G2Cdb::Gene report

Gene id
G00002505
Gene symbol
RPL38 (HGNC)
Species
Homo sapiens
Description
ribosomal protein L38
Orthologue
G00001256 (Mus musculus)

Databases (7)

Gene
ENSG00000172809 (Ensembl human gene)
6169 (Entrez Gene)
930 (G2Cdb plasticity & disease)
RPL38 (GeneCards)
Literature
604182 (OMIM)
Marker Symbol
HGNC:10349 (HGNC)
Protein Sequence
P63173 (UniProt)

Synonyms (1)

  • L38

Literature (13)

Pubmed - other

  • Systematic analysis of the protein interaction network for the human transcription machinery reveals the identity of the 7SK capping enzyme.

    Jeronimo C, Forget D, Bouchard A, Li Q, Chua G, Poitras C, Thérien C, Bergeron D, Bourassa S, Greenblatt J, Chabot B, Poirier GG, Hughes TR, Blanchette M, Price DH and Coulombe B

    Laboratory of Gene Transcription and Proteomics Discovery Platform, Institut de Recherches Cliniques de Montréal, Montréal, QC, Canada.

    We have performed a survey of soluble human protein complexes containing components of the transcription and RNA processing machineries using protein affinity purification coupled to mass spectrometry. Thirty-two tagged polypeptides yielded a network of 805 high-confidence interactions. Remarkably, the network is significantly enriched in proteins that regulate the formation of protein complexes, including a number of previously uncharacterized proteins for which we have inferred functions. The RNA polymerase II (RNAP II)-associated proteins (RPAPs) are physically and functionally associated with RNAP II, forming an interface between the enzyme and chaperone/scaffolding proteins. BCDIN3 is the 7SK snRNA methylphosphate capping enzyme (MePCE) present in an snRNP complex containing both RNA processing and transcription factors, including the elongation factor P-TEFb. Our results define a high-density protein interaction network for the mammalian transcription machinery and uncover multiple regulatory factors that target the transcription machinery.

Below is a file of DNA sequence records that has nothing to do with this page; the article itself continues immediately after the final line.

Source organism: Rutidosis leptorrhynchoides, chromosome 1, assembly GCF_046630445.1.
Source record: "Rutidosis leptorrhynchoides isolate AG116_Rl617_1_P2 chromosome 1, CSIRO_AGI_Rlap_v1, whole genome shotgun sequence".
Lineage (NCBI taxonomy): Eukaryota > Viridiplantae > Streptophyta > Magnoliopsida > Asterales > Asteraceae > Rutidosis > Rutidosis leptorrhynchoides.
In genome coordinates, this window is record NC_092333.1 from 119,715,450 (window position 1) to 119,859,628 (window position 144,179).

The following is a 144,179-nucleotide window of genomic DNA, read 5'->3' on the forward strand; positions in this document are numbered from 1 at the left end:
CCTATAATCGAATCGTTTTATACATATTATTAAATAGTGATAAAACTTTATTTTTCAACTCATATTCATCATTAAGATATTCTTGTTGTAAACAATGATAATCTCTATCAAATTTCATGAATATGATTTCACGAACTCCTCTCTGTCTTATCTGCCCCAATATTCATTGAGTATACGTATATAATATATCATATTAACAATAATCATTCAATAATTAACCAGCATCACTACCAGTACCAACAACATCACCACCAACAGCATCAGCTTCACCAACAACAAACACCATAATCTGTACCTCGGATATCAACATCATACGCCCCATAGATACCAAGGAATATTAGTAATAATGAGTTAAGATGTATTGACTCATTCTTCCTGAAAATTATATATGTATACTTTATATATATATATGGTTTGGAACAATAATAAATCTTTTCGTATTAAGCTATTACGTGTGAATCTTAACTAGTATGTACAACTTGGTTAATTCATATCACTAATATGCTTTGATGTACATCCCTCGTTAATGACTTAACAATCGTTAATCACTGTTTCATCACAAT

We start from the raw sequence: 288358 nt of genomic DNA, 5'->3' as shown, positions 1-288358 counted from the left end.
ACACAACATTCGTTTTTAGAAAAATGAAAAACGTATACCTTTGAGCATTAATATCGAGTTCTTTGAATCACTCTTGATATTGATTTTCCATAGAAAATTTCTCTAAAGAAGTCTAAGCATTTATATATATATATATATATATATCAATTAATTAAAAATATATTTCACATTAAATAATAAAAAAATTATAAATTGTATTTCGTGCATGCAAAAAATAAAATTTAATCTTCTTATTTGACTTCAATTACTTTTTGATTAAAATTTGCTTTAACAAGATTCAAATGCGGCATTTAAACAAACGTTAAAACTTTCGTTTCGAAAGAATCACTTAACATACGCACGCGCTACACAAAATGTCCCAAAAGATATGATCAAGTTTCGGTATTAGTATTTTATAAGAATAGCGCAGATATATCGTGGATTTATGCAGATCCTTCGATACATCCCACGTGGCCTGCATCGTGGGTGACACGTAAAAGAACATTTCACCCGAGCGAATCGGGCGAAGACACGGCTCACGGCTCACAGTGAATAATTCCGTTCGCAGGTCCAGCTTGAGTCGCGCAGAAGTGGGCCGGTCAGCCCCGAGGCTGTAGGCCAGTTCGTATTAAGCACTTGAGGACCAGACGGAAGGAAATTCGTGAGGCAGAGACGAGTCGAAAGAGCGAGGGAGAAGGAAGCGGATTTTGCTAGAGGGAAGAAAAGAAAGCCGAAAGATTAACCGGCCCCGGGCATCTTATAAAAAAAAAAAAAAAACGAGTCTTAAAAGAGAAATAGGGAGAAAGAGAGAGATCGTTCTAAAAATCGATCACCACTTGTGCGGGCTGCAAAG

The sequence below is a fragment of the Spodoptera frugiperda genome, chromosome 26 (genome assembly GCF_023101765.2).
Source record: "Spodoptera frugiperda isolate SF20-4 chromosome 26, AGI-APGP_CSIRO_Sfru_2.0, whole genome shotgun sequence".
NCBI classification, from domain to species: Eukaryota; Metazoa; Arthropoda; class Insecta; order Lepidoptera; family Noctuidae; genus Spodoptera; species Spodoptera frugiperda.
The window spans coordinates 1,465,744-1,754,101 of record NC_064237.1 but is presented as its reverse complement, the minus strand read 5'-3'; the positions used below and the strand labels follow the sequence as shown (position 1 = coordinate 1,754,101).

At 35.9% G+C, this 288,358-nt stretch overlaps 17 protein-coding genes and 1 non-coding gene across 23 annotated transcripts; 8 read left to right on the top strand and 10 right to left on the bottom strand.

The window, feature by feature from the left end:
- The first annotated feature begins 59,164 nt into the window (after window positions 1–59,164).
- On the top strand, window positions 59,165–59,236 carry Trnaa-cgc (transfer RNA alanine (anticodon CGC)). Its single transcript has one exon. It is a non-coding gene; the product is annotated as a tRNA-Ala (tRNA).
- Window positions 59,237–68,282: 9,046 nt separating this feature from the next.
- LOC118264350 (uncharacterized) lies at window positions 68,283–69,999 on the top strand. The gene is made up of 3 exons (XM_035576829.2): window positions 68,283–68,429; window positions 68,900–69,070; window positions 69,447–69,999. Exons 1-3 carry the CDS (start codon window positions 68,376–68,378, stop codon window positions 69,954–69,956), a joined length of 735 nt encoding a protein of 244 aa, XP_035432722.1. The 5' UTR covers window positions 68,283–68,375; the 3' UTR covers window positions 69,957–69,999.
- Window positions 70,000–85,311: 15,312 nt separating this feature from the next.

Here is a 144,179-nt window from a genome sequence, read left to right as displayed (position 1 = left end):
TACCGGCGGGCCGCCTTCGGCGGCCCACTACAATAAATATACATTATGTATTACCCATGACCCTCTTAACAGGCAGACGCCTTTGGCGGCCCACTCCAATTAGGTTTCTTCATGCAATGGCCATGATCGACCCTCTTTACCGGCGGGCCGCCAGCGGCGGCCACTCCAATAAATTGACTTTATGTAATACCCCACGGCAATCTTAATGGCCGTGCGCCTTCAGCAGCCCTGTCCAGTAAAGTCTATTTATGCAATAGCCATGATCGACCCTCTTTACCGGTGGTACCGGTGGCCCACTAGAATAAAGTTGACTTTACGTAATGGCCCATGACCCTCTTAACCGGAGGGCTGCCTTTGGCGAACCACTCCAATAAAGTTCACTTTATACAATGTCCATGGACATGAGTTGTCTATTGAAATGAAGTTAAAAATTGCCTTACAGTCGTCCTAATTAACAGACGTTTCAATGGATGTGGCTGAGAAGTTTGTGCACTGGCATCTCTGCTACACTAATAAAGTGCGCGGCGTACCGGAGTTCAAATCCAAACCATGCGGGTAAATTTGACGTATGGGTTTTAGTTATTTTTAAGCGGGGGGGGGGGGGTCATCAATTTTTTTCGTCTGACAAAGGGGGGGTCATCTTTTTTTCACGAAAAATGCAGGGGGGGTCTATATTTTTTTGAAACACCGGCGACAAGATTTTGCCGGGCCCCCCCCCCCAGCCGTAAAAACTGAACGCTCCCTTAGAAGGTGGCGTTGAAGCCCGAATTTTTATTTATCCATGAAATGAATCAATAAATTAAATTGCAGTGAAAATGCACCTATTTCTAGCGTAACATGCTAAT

Funded by: Canadian Institutes of Health Research: 14309-3, 82851-1

    Molecular cell 2007;27;2;262-74

  • Large-scale mapping of human protein-protein interactions by mass spectrometry.

    Ewing RM, Chu P, Elisma F, Li H, Taylor P, Climie S, McBroom-Cerajewski L, Robinson MD, O'Connor L, Li M, Taylor R, Dharsee M, Ho Y, Heilbut A, Moore L, Zhang S, Ornatsky O, Bukhman YV, Ethier M, Sheng Y, Vasilescu J, Abu-Farha M, Lambert JP, Duewel HS, Stewart II, Kuehl B, Hogue K, Colwill K, Gladwish K, Muskat B, Kinach R, Adams SL, Moran MF, Morin GB, Topaloglou T and Figeys D

    Protana, Toronto, Ontario, Canada.